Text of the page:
But it was the 6’5” shooting guard’s testimony that clinched it. It turned out Jordan lost the money to Bouler during a high-stakes, three-day golf and poker outing in Hilton Head in 1991. Jordan spent less than nine minutes on the stand, but his star status won over the jury, and his honest retelling of the account helped clear Bouler of the more serious drug charges. 

“Michael was facing a difficult situation,” Wyatt says. “This was the year of the Dream Team, and he’s in the courtroom testifying in a drug trial about losing money in golf matches to Slim. But he addressed it with incredible integrity. Just the fact that Slim was associated with Michael and Michael came to testify, made a big difference in the outcome of the case.”

Wyatt knew the stakes were much higher when it came time to defend Samuel Mahatha nine years later. In 1998, Mahatha, a petty criminal with a third-grade reading level, stole a package of frozen crab legs from a Charlotte Harris Teeter. When stopped by off-duty police captain Anthony Stancil, a scuffle ensued, and a gun drawn from Mahatha’s waistband fired, shooting a bullet into Stancil’s eye, killing him. 

“There was no question that Sam killed Officer Stancil,” Wyatt says. “I also knew that he deserved a defense. And I personally feel that you cannot claim you’re a criminal defense lawyer unless you try a death penalty case.”

Stancil’s death outraged the community and a charity drive for his family raised $500,000. Killing a law enforcement officer is an aggravating circumstance that makes the death penalty appropriate and overwhelmingly the result in North Carolina. The state also contended Mahatha had been involved in a second homicide, and presented eyewitnesses testimony on that crime.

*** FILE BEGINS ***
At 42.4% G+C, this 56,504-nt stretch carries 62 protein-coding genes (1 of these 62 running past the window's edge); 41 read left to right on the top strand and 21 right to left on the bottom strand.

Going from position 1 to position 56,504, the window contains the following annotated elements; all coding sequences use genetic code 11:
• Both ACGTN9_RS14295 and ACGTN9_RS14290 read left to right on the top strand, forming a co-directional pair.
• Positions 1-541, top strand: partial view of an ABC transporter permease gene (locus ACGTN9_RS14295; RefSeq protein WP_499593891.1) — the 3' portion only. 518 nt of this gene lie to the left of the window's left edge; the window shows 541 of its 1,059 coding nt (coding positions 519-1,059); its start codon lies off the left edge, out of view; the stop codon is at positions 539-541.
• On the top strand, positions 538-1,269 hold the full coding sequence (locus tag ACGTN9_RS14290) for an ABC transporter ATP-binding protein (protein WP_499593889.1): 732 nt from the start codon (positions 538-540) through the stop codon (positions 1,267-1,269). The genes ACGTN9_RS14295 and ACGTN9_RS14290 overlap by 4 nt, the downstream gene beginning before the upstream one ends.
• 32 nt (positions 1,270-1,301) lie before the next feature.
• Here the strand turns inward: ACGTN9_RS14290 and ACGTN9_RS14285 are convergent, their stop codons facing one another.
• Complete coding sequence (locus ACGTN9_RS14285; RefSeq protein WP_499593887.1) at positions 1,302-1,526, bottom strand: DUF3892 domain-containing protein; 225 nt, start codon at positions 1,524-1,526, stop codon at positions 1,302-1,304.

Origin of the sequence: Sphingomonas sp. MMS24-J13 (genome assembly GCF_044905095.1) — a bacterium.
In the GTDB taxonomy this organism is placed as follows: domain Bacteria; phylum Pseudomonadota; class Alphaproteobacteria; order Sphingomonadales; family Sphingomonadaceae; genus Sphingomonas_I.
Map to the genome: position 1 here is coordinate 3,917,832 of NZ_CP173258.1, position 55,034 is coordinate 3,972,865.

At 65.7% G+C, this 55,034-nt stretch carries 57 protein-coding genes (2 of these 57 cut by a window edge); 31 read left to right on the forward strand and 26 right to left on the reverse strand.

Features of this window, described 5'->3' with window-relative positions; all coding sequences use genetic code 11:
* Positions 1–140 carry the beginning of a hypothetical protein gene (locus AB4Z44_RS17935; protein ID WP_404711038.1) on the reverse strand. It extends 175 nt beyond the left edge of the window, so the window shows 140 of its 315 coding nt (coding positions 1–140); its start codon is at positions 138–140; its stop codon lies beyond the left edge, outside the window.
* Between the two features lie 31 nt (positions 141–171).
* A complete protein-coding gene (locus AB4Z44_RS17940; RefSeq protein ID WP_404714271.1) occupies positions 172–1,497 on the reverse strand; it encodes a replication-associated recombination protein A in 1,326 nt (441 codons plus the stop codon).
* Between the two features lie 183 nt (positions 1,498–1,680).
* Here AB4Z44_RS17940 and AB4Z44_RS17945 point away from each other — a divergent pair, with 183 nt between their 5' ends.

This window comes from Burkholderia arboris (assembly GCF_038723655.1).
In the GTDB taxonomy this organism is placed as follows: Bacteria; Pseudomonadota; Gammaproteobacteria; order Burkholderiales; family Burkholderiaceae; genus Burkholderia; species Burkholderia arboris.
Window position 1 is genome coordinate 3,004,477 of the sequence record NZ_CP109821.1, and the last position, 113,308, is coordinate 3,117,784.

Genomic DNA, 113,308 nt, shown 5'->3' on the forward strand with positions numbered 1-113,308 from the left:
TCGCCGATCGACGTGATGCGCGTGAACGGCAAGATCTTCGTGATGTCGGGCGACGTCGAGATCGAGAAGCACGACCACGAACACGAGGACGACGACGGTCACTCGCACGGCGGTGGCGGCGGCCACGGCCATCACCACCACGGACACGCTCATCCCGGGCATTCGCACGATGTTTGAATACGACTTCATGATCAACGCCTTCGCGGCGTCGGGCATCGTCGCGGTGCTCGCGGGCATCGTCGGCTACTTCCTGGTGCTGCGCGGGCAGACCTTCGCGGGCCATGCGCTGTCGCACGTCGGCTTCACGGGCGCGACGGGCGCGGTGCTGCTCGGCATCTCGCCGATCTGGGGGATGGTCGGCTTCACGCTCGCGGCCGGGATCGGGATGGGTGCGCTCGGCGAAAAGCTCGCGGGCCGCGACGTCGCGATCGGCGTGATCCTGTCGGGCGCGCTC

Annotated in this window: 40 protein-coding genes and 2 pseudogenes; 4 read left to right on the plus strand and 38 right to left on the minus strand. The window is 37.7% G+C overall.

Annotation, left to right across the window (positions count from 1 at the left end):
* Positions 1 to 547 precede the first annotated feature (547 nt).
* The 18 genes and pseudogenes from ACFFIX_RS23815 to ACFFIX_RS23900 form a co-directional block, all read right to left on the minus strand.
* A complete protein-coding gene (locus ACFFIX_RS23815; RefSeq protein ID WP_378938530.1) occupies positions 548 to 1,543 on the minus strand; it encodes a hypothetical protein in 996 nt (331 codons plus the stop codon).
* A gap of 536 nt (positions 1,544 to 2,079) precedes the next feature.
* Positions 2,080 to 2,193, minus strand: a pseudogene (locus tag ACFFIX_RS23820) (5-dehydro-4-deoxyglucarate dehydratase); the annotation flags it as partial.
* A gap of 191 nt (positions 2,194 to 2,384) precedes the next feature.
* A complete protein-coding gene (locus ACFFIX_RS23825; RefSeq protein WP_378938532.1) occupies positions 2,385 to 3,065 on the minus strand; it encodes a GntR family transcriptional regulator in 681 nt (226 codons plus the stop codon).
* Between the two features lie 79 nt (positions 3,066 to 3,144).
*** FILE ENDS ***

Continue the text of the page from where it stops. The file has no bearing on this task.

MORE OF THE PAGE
While Wyatt impeached that witness testimony during cross-examination, Mahatha was convicted of Stancil’s murder. During the penalty phase, Wyatt shot straight for the jury’s hearts in an attempt to save his client from death row. 

He called on witnesses like Mahatha’s former teachers and neighbors, who spoke to his client’s severe learning disabilities and inability to reason. He also presented the testimony of Mahatha’s twin brother, who was a highly decorated military officer. “The jury saw Sam’s life was [impacted] by his developmental problems. Seeing this brother who served his country and who was becoming a state trooper really opened the jury’s minds up to who Sam could have been.”

The jury returned a verdict of life in prison.

In another twist, U.S. Magistrate Judge Carl Horn, who’d heard several cases from Wyatt over the years, served as jury foreman on the case. 

“James did a spectacular job,” Horn says. “His creative and effective representation and advocacy resulted in his client being spared the death penalty.” Horn found the case so interesting and instructive that he penned a reflection in the North Carolina State Bar Journal in 2001, writing that Wyatt’s skilled handling of the case “rang an increasingly responsive chord.”